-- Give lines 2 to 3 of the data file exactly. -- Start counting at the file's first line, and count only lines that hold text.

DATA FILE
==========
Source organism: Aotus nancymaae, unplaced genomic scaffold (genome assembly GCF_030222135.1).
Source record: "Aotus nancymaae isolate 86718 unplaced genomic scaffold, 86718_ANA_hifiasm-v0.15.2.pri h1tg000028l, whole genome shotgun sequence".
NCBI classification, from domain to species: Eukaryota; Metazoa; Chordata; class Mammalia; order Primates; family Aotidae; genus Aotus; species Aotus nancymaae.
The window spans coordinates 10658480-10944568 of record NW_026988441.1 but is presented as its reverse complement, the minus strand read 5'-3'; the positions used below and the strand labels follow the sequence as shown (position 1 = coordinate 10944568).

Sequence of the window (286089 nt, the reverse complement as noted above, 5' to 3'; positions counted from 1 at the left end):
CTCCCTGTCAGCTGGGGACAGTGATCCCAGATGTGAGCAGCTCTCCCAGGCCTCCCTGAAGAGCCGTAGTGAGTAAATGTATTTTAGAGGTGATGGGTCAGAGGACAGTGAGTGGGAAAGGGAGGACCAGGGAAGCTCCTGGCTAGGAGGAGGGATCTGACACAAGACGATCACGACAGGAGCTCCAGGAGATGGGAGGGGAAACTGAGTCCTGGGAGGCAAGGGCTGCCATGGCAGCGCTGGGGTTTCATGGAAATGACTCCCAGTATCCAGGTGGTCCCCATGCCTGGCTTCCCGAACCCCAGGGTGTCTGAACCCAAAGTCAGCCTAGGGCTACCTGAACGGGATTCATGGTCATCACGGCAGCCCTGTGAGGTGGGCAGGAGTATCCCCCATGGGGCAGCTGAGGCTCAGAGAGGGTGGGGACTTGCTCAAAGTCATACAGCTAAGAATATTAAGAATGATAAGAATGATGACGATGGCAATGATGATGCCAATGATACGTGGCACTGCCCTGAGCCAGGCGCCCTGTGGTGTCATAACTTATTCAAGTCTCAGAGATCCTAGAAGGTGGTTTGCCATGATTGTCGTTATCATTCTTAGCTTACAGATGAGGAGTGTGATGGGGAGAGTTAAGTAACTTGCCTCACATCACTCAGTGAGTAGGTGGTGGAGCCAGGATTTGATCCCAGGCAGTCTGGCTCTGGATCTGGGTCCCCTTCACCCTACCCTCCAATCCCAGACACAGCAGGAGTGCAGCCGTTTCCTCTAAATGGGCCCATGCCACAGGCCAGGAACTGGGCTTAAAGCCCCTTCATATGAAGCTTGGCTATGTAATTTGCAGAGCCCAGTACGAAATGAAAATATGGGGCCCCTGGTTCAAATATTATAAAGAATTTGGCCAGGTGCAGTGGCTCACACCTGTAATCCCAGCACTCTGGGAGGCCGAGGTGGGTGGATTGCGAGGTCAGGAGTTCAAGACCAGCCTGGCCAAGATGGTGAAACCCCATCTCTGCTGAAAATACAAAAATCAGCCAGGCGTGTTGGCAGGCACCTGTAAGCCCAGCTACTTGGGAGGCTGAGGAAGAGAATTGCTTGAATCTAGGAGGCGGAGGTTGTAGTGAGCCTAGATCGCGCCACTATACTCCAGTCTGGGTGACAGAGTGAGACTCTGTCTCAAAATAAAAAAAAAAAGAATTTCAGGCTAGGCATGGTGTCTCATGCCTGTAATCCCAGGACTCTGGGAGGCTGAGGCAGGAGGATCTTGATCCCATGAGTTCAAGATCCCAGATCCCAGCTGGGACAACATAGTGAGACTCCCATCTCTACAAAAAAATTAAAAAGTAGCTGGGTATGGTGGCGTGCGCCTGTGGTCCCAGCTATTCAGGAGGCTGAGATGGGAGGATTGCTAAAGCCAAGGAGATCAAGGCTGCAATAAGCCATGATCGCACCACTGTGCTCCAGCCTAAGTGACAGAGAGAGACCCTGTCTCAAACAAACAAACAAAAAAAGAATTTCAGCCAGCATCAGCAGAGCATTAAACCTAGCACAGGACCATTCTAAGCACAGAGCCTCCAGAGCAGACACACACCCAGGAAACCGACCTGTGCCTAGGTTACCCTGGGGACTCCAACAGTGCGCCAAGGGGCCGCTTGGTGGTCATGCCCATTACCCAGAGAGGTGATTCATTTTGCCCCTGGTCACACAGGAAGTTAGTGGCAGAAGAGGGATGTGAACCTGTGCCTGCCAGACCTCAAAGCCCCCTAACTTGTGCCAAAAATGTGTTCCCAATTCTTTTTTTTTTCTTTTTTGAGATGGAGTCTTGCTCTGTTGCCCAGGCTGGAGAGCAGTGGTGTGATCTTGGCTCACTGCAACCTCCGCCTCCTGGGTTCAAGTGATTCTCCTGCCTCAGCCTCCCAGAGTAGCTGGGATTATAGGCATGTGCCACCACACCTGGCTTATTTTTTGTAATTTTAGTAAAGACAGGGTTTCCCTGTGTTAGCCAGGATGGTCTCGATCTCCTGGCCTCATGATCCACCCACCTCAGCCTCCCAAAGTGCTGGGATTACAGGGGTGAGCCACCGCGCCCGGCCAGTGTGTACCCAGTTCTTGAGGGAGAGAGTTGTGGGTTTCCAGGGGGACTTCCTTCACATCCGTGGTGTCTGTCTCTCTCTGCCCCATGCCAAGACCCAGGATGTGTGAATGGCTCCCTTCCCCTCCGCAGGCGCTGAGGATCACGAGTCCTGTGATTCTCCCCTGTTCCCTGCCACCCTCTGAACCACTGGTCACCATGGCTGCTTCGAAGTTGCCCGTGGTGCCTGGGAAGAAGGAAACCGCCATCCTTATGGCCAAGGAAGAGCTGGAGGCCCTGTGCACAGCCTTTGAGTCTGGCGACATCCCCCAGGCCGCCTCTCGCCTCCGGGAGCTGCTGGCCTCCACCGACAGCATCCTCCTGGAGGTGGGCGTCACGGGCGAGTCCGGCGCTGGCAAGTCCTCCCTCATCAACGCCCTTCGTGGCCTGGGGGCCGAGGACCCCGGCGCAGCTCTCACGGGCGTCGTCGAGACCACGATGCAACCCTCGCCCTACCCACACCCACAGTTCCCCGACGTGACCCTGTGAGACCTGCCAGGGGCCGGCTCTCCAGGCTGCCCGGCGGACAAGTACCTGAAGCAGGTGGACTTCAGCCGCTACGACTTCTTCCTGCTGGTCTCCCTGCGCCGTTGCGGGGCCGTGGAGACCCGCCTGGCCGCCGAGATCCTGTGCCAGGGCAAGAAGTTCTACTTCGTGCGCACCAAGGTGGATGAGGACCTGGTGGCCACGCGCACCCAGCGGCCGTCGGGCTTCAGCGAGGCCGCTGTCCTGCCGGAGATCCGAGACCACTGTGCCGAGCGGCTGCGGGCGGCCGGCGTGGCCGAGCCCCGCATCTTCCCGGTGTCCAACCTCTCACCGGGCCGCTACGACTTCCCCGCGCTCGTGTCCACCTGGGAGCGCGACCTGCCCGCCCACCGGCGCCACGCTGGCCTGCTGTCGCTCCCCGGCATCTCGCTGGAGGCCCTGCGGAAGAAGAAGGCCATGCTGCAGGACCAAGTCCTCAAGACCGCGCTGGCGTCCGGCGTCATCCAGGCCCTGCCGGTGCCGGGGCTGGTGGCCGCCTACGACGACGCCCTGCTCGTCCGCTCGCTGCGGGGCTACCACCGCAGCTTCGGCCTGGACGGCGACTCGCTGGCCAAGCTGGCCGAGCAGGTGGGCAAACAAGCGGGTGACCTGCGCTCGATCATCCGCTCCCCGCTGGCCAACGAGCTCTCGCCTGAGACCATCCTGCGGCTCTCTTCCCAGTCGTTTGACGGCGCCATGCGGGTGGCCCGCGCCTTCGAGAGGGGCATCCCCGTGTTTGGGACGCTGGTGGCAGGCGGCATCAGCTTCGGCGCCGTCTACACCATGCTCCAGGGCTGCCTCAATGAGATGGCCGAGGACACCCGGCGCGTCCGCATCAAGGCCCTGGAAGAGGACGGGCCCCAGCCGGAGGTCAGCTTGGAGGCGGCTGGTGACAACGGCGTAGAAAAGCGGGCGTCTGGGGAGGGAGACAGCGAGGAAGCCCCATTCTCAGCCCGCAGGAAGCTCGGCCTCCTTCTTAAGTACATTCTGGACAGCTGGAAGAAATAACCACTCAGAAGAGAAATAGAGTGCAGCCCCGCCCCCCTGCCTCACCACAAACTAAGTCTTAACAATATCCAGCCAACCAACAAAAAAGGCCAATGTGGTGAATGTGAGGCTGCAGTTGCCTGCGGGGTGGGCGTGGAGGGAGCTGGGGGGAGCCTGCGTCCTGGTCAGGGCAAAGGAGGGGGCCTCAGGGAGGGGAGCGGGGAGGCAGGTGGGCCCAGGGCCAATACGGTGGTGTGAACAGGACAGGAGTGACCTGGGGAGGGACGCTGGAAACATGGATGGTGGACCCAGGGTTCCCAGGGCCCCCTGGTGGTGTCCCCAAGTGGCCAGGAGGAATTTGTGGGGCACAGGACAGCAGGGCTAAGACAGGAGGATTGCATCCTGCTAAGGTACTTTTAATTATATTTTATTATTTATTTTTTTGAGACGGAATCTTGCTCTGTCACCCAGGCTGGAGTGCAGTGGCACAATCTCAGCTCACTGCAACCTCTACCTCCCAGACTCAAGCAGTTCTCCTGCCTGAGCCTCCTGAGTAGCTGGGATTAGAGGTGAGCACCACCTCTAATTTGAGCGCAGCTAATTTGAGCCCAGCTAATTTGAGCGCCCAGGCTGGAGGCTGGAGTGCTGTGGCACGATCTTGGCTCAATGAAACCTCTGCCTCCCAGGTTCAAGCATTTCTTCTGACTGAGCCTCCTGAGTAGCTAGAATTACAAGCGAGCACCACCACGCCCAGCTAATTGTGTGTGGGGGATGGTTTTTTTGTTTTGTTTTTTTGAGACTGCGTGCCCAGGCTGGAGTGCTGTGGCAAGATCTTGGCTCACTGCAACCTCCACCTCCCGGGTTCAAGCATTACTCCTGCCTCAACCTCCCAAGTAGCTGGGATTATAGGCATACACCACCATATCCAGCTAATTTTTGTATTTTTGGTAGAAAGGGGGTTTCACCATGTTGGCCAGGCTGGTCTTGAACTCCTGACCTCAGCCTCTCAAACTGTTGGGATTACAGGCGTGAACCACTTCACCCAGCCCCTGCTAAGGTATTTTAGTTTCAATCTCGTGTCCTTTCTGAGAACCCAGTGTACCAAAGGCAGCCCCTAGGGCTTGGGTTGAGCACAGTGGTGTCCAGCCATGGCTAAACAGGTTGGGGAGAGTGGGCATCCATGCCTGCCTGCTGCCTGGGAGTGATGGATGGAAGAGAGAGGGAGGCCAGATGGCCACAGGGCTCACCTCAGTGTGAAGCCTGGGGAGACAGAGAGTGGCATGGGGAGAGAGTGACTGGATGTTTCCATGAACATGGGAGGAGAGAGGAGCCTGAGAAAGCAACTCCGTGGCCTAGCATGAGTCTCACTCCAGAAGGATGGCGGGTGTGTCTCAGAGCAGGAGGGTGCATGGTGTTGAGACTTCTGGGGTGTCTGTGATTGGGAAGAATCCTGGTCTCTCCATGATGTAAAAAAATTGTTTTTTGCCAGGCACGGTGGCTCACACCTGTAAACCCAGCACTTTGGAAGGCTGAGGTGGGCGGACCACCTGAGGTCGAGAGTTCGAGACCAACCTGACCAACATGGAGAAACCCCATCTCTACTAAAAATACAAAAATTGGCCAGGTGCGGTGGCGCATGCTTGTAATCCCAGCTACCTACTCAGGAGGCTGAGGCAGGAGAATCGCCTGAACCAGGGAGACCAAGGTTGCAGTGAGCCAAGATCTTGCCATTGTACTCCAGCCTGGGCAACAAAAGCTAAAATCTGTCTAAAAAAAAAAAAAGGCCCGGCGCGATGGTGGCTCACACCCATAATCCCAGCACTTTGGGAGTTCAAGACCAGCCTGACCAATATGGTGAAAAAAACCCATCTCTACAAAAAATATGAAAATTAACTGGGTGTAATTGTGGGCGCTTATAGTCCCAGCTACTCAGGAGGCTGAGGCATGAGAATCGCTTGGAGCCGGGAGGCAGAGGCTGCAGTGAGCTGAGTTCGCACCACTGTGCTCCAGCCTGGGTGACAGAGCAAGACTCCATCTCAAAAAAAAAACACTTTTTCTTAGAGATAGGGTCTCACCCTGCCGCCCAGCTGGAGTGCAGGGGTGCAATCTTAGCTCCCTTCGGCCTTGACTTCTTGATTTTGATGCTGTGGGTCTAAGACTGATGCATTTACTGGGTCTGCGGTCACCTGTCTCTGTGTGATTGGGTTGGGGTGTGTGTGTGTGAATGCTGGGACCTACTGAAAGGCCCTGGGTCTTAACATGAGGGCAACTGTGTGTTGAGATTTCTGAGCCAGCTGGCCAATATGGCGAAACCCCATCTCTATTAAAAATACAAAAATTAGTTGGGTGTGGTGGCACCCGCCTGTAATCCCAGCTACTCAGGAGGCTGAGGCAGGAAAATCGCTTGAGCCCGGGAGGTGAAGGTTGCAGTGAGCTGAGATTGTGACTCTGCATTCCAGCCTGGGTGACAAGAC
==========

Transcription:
Source record: "Aotus nancymaae isolate 86718 unplaced genomic scaffold, 86718_ANA_hifiasm-v0.15.2.pri h1tg000028l, whole genome shotgun sequence".
NCBI classification, from domain to species: Eukaryota; Metazoa; Chordata; class Mammalia; order Primates; family Aotidae; genus Aotus; species Aotus nancymaae.